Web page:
Heystek: So, there can be churches today that do encourage that kind of vulnerability and are able to provide grace and acceptance to people. Certainly, there are many, I believe, that don’t do that.
And so, this connection about suffering and really the spirituality—rich, to me, rich spirituality, honest spirituality—has to do with the connection between suffering and love. I can share with you my suffering if I trust that you’re not going to judge me or shame me and that you’ll listen to me.
That kind of vulnerability opens up a, to me, like a spiritual connection. What is actually spirituality? It’s based on the word “spirit.” “Ruach” in Hebrew is like the energy, the force, the spirit, the breath that holds everything together. Most people are familiar with Star Wars. [Flood: Laughs.] Well, that’s really a movie about community and about dealing with the world which can be evil and difficult and trusting in something bigger than you. Getting out of yourself and being more interdependent.
Escaping the Binds of Secular Masculinity
Flood: So how does it play out in groups? You’ve talked about the sacred masculine which, in some ways, we’re trying to teach in this re-socialization process and so, how does traditional or the secular masculinity, as we call it, inhibit a healthy spirituality? Or inhibit people being willing to share?
Heystek: Yeah, well it goes way back to when I first started here. I think in the couple of years after I was here, William Pollack, who was a Harvard psychologist, came to town. [He] talked about his book Real Boys and about research where infant boys were shown to be as or more emotionally expressive at like four-months-old as girls. They were very emotionally expressive. But by the time they’re five- or six-years-old that changes and here we go. It’s like they become less likely to go to their parents, less likely to go to their teachers when they’re distressed. They start learning this “boy code,” which shuts down this vulnerability. This “I don’t want to be girly.” “I don’t want to be that.” “I’ve gotta be tough and in control.” And that is a challenge.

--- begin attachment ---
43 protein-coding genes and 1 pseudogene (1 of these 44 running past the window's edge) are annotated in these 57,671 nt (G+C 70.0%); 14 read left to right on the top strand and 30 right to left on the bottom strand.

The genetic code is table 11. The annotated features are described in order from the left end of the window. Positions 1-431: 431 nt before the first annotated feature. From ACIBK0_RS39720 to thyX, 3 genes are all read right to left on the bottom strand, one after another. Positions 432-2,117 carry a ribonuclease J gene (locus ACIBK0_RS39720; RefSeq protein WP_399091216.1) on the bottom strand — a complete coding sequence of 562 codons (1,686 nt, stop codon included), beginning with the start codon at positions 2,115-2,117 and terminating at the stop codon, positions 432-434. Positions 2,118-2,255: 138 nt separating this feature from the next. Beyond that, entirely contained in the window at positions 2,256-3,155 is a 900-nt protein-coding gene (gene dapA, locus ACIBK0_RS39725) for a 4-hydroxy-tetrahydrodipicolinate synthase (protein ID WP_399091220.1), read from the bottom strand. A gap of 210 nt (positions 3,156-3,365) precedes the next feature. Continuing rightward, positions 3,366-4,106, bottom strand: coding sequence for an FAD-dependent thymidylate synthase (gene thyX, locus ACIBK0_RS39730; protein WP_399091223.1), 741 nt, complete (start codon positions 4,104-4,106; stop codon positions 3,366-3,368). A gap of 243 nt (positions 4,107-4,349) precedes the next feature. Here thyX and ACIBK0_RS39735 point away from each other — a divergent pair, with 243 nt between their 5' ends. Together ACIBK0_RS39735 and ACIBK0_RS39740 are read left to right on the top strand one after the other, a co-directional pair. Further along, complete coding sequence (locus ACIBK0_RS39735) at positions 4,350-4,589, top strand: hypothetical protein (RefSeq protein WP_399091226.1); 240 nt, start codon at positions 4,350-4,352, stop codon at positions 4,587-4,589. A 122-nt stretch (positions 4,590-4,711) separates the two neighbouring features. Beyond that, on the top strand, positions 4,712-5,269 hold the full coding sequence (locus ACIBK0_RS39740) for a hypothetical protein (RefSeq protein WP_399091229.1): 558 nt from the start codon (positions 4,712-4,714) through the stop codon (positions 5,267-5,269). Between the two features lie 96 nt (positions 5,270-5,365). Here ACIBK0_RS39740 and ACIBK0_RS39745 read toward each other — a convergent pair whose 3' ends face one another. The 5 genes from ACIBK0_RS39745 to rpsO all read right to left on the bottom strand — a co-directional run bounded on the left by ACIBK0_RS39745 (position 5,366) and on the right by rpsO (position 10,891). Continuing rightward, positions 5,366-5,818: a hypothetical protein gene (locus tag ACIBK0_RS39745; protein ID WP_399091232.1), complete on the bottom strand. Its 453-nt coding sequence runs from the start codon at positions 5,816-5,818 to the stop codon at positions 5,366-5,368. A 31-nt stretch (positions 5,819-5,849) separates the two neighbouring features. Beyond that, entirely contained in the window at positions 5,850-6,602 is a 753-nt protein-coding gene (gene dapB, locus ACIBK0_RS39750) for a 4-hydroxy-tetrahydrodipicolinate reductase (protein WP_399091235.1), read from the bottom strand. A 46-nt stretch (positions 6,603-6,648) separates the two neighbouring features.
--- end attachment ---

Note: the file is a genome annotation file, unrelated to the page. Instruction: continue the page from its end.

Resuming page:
But when men start to see or experience someone else in front of them who is being vulnerable that really is a powerful thing. When I’m talking with guys about developing a spiritual practice, it’s like, “hey, part of this is having someone in your life, developing an inner circle where you can be real and connect with others.”
The Healing That Comes with Vulnerability
Flood: So, traditional masculinity then is more about hiding. More about being invulnerable, projecting power, projecting “I’m okay” or “I got this.” [Heystek: “Right.”] Where this sacred masculinity, as I’m hearing us talk, is this courage to let you see me and let you hear me. [Heystek: “Right.”] And there’s a risk involved because some people might judge you, some people might reject you and not understand or appreciate your problem. That’s the sacredness of providing these circles where people can have some level of safety to begin this journey of reaching out and speaking.
Heystek: We don’t push men to be vulnerable all over the place. Guys already know, “I guess at work or with this person or these people I’ve gotta be cautious about what I say.” But, when given the opportunity to be real, many men welcome the possibility even though it’s not easy to do.